Because Fillmore County already has zoning in place, any new township ordinance would have to be as strict or stricter than county guidelines.

A sample ordinance provided by Gilchrist said, “Based on the Town Board’s own experiences and the information it has received from town residents, the county’s regulations may not be sufficient to meet the needs of the Town and it may be necessary for the Town Board to exercise its authority under Minnesota Statutes, sections 462.351 to 462.364 to enact its own official controls regarding feedlots and other land uses.”

Other considerations

During the discussion, Gilchrist made it clear there are two sides to the issue.

The sample ordinance alluded to creating a balance: “The town recognizes animal agriculture as an important component to the local economy, but is also aware a balance must be maintained to avoid the growth of animal agricultural operations negatively impacting area residents, their home values and the environment … The Town also recognizes that part of the balancing may include imposing greater restrictions on non-farm residential development within agricultural areas to reduce conflicts between feedlots and non-farm dwellings, or to establish different agricultural districts that create different balances between feedlots and residential developments depending on the conditions found within the particular areas of the town.”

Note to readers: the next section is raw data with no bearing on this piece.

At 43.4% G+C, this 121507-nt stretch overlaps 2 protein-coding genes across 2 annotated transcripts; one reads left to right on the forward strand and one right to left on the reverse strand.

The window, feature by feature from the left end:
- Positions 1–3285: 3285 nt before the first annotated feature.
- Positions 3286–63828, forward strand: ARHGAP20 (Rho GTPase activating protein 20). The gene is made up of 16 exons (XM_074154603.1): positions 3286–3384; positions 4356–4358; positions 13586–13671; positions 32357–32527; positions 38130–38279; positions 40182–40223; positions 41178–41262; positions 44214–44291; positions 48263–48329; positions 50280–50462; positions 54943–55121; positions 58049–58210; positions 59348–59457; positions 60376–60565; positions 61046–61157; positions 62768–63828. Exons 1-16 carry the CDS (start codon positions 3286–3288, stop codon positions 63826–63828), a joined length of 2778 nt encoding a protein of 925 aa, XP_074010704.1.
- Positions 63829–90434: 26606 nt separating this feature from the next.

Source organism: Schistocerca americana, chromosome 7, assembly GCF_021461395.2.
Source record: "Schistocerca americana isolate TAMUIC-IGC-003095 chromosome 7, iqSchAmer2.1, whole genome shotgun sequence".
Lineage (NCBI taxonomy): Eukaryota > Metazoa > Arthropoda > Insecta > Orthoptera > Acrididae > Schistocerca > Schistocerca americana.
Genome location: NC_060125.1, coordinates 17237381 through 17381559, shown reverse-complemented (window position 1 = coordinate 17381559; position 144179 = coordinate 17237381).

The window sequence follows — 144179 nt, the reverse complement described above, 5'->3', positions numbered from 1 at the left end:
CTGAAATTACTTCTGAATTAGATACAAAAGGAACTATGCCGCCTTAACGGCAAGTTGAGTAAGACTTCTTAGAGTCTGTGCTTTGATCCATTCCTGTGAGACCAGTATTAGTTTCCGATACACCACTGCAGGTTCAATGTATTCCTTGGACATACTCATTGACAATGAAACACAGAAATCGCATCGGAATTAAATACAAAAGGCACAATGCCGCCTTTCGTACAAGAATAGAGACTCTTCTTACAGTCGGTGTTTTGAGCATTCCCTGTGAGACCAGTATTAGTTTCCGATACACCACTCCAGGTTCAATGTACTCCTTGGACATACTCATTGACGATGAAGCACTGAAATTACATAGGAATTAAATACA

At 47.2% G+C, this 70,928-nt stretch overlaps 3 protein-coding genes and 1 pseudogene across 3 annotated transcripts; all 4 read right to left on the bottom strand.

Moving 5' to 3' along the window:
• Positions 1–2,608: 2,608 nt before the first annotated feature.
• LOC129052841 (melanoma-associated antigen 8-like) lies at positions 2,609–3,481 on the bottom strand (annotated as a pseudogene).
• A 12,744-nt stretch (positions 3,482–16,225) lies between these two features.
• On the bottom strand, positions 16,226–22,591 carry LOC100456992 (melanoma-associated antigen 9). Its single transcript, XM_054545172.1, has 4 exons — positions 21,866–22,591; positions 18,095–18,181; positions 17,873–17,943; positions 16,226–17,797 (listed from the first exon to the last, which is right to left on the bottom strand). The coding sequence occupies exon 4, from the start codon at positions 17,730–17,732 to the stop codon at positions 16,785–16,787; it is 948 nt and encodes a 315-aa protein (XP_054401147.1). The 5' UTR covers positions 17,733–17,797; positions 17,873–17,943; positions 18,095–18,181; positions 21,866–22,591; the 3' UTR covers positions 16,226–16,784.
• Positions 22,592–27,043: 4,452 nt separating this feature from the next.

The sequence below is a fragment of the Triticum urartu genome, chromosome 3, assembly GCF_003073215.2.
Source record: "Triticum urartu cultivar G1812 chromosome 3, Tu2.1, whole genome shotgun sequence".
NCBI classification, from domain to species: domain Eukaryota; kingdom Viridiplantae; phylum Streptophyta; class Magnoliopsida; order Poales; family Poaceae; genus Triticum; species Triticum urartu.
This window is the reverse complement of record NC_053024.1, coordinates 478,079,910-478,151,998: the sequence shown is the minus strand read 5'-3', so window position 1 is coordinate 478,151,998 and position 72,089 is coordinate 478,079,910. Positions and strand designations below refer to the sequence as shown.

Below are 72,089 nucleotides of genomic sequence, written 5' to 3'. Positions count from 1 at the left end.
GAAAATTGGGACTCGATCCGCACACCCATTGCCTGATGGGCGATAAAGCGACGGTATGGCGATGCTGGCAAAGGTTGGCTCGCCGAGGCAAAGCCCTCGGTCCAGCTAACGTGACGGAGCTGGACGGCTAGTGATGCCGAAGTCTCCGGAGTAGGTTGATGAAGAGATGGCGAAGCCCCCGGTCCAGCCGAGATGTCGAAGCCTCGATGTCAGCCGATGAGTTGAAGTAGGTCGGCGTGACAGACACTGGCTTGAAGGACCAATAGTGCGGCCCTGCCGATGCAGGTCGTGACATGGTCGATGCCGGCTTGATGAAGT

A bigger question

Gilchrist emphasized that although the issue deals with a conflict of residential development and animal agriculture, there are many factors to be considered.

“You have the right to enact an interim ordinance . . . the bigger question is: Should you engage in zoning at all?” asked Gilchrist.

Gilchrist said there is a lot to consider before engaging in zoning.

“If you enact an interim ordinance, that is the start of a lot of work and a lot of research,” he said, adding, after zoning is implemented, there comes the work of enforcing it.

“The interim ordinance would authorize a study. You immediately have to appoint a committee. My recommendation would be a balance . . . a view of this issue from different perspectives. Look at other communities: What are the costs? Who administers it? Who manages the permitting process? What type of fees are involved?” he said.

Study required

Gilchrist said while adoption of an interim ordinance does not compel the eventual adoption of a zoning ordinance, it does compel study of the matter.

“It is not my job to talk you in or out of this. You guys have to make a decision . . . Even adopting an interim ordnance is a big step,” he said. “An interim ordinance is not just a delay . . . the (study) group has to be committed, and the committee is going to produce a much better result if it has people from all perspectives.”

What’s next?

The public is invited to submit written comments until Wednesday, Aug. 22, at 5 p.m.

Comments should be directed in writing to Genette Halverson, Newburg Township Clerk, c/o Newburg Township Garage, 43769 County 34, Mabel, MN 55954 or by email to newburgclerk@mabeltel.coop.

Attendees also will be able to comment in person during the public hearing on Aug. 23.